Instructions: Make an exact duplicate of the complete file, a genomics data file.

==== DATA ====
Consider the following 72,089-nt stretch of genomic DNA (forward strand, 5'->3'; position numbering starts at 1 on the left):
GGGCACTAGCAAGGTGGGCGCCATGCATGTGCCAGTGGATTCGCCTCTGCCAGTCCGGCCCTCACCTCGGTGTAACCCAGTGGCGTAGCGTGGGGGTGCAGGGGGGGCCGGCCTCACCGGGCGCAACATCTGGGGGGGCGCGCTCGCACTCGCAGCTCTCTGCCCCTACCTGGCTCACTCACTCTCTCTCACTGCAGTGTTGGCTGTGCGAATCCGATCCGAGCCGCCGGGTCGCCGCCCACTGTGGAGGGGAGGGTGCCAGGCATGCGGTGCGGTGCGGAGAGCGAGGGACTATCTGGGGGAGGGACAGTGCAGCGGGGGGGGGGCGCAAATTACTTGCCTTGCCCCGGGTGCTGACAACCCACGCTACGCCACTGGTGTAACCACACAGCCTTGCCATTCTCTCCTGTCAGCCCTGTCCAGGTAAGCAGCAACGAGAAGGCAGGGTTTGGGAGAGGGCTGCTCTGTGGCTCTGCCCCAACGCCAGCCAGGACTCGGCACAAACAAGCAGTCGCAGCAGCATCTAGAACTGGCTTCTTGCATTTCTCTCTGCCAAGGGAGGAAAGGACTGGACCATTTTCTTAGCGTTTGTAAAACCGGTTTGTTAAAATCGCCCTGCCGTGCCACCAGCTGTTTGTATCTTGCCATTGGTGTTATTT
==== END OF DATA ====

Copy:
Consider the following 72,089-nt stretch of genomic DNA (forward strand, 5'->3'; position numbering starts at 1 on the left):
GGGCACTAGCAAGGTGGGCGCCATGCATGTGCCAGTGGATTCGCCTCTGCCAGTCCGGCCCTCACCTCGGTGTAACCCAGTGGCGTAGCGTGGGGGTGCAGGGGGGGCCGGCCTCACCGGGCGCAACATCTGGGGGGGCGCGCTCGCACTCGCAGCTCTCTGCCCCTACCTGGCTCACTCACTCTCTCTCACTGCAGTGTTGGCTGTGCGAATCCGATCCGAGCCGCCGGGTCGCCGCCCACTGTGGAGGGGAGGGTGCCAGGCATGCGGTGCGGTGCGGAGAGCGAGGGACTATCTGGGGGAGGGACAGTGCAGCGGGGGGGGGGCGCAAATTACTTGCCTTGCCCCGGGTGCTGACAACCCACGCTACGCCACTGGTGTAACCACACAGCCTTGCCATTCTCTCCTGTCAGCCCTGTCCAGGTAAGCAGCAACGAGAAGGCAGGGTTTGGGAGAGGGCTGCTCTGTGGCTCTGCCCCAACGCCAGCCAGGACTCGGCACAAACAAGCAGTCGCAGCAGCATCTAGAACTGGCTTCTTGCATTTCTCTCTGCCAAGGGAGGAAAGGACTGGACCATTTTCTTAGCGTTTGTAAAACCGGTTTGTTAAAATCGCCCTGCCGTGCCACCAGCTGTTTGTATCTTGCCATTGGTGTTATTT